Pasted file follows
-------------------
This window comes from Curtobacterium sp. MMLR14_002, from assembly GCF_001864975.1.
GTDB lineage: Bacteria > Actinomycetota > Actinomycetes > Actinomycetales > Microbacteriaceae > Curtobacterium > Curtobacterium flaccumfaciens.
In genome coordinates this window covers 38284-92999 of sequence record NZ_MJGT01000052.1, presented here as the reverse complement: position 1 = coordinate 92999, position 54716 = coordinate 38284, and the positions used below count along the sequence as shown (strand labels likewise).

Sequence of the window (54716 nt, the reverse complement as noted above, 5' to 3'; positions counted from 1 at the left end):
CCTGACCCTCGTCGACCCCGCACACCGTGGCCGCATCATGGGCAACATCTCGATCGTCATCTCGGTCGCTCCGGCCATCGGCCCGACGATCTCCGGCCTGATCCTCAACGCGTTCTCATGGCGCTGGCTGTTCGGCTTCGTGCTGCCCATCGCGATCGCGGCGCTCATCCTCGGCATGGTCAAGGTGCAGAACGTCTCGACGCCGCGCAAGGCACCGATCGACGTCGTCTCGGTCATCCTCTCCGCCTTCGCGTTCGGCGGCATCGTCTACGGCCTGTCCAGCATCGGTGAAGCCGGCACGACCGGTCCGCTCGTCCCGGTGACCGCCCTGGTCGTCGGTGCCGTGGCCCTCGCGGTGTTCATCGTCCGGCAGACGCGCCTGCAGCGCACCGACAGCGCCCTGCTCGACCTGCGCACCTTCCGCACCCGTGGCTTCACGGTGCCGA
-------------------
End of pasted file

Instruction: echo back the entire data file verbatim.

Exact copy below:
This window comes from Curtobacterium sp. MMLR14_002, from assembly GCF_001864975.1.
GTDB lineage: Bacteria > Actinomycetota > Actinomycetes > Actinomycetales > Microbacteriaceae > Curtobacterium > Curtobacterium flaccumfaciens.
In genome coordinates this window covers 38284-92999 of sequence record NZ_MJGT01000052.1, presented here as the reverse complement: position 1 = coordinate 92999, position 54716 = coordinate 38284, and the positions used below count along the sequence as shown (strand labels likewise).

Sequence of the window (54716 nt, the reverse complement as noted above, 5' to 3'; positions counted from 1 at the left end):
CCTGACCCTCGTCGACCCCGCACACCGTGGCCGCATCATGGGCAACATCTCGATCGTCATCTCGGTCGCTCCGGCCATCGGCCCGACGATCTCCGGCCTGATCCTCAACGCGTTCTCATGGCGCTGGCTGTTCGGCTTCGTGCTGCCCATCGCGATCGCGGCGCTCATCCTCGGCATGGTCAAGGTGCAGAACGTCTCGACGCCGCGCAAGGCACCGATCGACGTCGTCTCGGTCATCCTCTCCGCCTTCGCGTTCGGCGGCATCGTCTACGGCCTGTCCAGCATCGGTGAAGCCGGCACGACCGGTCCGCTCGTCCCGGTGACCGCCCTGGTCGTCGGTGCCGTGGCCCTCGCGGTGTTCATCGTCCGGCAGACGCGCCTGCAGCGCACCGACAGCGCCCTGCTCGACCTGCGCACCTTCCGCACCCGTGGCTTCACGGTGCCGA